The MBTI deserves a lot of criticism, but what a marvelous model to help us understand things that no other assessment can provide.

I like using a portfolio as each model has something to offer and something lost. And piecing together the puzzle of who we are is important part of the process @F-L-O-W.

Thanks for sharing the article, and POV, Pat and Russ!

I’ve written some about Pink’s Pop Psychology as has Reiss, and of course generalization @BS across any model has diminishing returns.

If anyone thinks having a call to discuss this article in light of the contentions brought forward by the author, I can explain a number of the issues including his opposite rating (especially for INTJ, by the way, one of the most “imaginative” types, hehe).

At this point, I’ve never really been able to discover who INTJs are anyway, as we have a number of this rarest type (Jung was INTJ) on this list, and they are “special”. <g>



The article can be found at


One more idea:

I have found in my almost 2 decades of using assessments, that people who criticize the assessments most, don’t understand them.

I have found in my experience, that ONLY a few people can actually identify the dominant function in their MBTI Type Dynamics, which goes to show that in a lot of cases, people who criticize something don’t really understand it fully enough to make the criticism.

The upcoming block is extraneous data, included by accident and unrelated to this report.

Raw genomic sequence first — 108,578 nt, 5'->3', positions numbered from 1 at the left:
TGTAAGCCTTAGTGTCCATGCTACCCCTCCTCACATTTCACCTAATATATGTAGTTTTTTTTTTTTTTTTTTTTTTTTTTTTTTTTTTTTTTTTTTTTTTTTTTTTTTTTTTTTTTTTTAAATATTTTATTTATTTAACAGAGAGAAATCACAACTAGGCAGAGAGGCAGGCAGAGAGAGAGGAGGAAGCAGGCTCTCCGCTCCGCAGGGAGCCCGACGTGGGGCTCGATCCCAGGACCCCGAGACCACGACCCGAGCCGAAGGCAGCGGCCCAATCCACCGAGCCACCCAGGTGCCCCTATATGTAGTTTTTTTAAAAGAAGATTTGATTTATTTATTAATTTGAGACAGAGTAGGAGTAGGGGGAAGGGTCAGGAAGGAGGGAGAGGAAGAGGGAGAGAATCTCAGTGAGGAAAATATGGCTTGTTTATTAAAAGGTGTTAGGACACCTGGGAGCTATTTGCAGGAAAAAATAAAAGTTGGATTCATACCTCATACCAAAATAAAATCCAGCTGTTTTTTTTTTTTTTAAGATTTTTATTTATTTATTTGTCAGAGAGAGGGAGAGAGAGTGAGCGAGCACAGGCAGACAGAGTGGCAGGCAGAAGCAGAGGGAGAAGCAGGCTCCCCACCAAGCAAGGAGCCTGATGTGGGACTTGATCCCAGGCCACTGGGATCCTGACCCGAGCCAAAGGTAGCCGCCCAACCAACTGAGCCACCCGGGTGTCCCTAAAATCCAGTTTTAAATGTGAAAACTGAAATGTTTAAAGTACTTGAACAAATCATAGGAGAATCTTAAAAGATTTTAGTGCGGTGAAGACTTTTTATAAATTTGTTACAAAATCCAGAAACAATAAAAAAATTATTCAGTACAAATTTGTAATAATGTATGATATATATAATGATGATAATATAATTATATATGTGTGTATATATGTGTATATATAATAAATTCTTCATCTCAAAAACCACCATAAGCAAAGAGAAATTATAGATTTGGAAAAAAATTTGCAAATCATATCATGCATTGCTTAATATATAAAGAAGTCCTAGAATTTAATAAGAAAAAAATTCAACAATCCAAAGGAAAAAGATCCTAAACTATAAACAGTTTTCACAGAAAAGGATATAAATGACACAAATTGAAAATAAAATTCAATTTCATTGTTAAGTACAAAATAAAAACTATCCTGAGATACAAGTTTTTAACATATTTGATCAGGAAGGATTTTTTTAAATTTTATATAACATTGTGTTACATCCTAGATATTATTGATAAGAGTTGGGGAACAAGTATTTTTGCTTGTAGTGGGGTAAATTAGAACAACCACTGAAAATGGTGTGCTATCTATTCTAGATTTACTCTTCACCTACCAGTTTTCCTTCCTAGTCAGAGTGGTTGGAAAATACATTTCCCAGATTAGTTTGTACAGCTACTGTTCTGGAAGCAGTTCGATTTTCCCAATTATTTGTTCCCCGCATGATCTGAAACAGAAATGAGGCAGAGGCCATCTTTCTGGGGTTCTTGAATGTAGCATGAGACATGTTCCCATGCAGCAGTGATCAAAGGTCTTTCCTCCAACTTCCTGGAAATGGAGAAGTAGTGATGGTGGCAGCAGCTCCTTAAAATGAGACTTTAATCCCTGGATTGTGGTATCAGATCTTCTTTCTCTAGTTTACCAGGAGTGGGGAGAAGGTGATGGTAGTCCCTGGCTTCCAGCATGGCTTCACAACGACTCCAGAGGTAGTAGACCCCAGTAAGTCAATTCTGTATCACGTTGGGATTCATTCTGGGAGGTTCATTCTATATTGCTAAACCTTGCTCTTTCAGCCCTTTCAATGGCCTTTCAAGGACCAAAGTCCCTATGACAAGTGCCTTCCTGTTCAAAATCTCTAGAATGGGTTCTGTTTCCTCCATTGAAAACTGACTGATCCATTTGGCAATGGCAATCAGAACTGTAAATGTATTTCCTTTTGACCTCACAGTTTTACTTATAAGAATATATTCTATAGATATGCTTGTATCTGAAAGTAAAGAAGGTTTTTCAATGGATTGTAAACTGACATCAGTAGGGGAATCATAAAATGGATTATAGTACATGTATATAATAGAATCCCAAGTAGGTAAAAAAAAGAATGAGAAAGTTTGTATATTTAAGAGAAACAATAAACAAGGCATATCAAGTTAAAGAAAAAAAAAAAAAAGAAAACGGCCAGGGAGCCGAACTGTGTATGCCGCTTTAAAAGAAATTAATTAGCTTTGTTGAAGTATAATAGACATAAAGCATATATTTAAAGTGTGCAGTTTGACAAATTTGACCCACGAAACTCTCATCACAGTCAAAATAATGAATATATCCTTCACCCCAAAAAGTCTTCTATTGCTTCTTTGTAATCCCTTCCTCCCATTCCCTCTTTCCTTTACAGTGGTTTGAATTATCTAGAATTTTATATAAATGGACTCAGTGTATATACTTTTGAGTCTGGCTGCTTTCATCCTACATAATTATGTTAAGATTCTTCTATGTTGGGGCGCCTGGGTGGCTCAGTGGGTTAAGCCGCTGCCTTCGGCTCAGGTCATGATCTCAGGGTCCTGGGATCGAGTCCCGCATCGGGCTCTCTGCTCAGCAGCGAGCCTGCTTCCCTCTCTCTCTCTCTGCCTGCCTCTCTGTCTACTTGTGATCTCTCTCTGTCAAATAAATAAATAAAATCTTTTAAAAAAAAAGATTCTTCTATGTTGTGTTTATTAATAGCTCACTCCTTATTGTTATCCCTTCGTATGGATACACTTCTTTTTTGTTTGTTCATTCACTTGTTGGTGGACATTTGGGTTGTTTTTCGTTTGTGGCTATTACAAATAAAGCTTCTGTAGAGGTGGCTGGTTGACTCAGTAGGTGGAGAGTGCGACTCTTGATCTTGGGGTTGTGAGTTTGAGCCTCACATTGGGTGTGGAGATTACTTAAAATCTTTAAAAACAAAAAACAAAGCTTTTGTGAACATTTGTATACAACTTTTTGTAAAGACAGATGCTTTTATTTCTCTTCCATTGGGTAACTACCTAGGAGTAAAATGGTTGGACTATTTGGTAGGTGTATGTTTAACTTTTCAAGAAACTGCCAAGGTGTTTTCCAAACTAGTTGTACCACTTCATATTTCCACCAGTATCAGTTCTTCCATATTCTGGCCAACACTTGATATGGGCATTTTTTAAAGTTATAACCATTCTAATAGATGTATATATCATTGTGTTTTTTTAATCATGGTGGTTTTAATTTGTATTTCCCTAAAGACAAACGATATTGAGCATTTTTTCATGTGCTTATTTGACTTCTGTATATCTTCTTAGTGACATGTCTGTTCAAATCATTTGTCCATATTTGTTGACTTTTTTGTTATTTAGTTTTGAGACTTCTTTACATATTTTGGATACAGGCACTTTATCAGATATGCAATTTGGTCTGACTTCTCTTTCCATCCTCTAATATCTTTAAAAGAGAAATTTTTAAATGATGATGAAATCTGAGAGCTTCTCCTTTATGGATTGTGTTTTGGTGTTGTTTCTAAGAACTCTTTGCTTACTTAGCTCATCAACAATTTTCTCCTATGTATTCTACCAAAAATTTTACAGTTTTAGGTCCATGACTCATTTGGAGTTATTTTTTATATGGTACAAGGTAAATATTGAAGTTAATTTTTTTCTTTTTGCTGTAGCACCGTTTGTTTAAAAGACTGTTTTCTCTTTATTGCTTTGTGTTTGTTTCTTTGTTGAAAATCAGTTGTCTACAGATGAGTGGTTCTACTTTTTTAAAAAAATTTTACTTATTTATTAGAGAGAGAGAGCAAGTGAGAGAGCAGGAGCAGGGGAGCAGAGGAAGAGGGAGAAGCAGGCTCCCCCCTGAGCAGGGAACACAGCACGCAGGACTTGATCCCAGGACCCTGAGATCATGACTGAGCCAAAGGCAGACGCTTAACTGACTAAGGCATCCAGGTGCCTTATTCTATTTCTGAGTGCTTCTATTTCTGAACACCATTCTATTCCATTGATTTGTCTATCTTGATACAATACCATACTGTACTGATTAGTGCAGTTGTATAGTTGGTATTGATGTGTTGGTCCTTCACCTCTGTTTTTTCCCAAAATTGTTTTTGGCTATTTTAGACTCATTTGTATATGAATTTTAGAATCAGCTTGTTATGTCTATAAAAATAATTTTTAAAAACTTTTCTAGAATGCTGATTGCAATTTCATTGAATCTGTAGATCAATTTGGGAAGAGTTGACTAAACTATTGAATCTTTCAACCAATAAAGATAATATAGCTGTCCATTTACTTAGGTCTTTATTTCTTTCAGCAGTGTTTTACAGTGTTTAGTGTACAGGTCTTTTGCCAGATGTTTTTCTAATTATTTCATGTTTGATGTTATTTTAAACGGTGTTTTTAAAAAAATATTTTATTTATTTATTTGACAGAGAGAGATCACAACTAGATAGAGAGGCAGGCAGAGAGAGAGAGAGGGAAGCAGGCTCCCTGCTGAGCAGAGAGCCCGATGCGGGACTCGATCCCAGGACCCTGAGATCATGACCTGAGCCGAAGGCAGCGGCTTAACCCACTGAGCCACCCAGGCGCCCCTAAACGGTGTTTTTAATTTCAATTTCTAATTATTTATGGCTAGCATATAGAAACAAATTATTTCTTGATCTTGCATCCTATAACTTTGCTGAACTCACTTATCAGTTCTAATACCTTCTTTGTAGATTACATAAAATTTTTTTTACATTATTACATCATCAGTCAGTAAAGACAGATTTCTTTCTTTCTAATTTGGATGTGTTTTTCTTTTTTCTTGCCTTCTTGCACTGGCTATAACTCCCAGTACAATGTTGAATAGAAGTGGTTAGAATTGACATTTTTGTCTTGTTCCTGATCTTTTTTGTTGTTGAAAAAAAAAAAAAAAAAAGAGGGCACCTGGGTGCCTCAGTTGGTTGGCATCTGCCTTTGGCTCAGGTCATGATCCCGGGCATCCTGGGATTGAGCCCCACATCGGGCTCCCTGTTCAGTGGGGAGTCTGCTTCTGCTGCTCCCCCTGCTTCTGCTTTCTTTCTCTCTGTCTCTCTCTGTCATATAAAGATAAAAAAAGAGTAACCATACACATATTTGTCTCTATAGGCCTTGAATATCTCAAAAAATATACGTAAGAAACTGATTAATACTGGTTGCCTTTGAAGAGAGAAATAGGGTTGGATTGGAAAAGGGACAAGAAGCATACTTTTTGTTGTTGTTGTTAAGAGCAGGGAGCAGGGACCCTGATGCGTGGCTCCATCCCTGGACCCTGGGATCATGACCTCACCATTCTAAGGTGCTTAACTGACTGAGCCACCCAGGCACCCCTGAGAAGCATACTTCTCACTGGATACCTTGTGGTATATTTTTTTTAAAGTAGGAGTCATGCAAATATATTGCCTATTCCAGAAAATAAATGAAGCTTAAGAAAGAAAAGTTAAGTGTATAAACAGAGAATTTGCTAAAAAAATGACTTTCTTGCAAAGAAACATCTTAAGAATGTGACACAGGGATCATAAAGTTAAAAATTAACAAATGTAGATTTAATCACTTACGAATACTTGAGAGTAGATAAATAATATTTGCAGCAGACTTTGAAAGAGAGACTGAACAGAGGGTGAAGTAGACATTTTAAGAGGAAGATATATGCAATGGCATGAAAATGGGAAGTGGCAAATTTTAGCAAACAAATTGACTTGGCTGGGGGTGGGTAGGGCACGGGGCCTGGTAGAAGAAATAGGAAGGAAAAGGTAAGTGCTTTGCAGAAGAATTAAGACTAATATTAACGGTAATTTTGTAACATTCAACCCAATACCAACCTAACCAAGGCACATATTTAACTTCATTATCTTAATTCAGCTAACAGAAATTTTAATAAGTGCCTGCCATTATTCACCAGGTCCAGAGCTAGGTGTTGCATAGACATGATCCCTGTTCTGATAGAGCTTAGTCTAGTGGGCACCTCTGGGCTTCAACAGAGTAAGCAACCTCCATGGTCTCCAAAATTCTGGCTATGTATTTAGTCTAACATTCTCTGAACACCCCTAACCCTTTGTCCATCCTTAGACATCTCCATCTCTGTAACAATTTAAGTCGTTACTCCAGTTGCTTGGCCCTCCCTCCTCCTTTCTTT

This doesn’t mean the MBTI doesn’t have issues, especially as used by MOST (literal) practitioners.  For those of us who value the input provided by the MBTI, most of which can DIRECTLY predict the Big 5 results — and vice a versa — meaning that the MBTI is as valid as the Big 5 (one can predict the results of the other — something which the author failed to mention!), we find the MBTI useful.

If you search MBTI and Big 5, you will see a LOT of criticism for the MBTI, and it’s justified if people think the MBTI is used for prediction. It is not… anymore than most other assessments.

If used for self-knowledge, the MBTI can provide extremely valuable insights into the perspectives that we take and how we take them, as well as a myriad other ideas that come from the information.

I will say this, that the standard 100 question survey is not as valuable to us as the Step II, which has a lot more questions and a lot more specific information, which is very useable in helping us understand how our views of things are formed and manipulated for filters and bias — specifically.

I’m convinced we have more to gain than lose if we include the MBTI data in our self-knowledge journey.  So I’ll keep recommending it, as well as the free Big 5 that is available online!


NOTE: In our course called Living at FLOW, we give you access to 8 different assessments and when you take them and send the results to Mike, he will give you feedback on the meaning derived from those assessments.  This alone is worth many times more that what you will pay for the course.


Team @F-L-O-W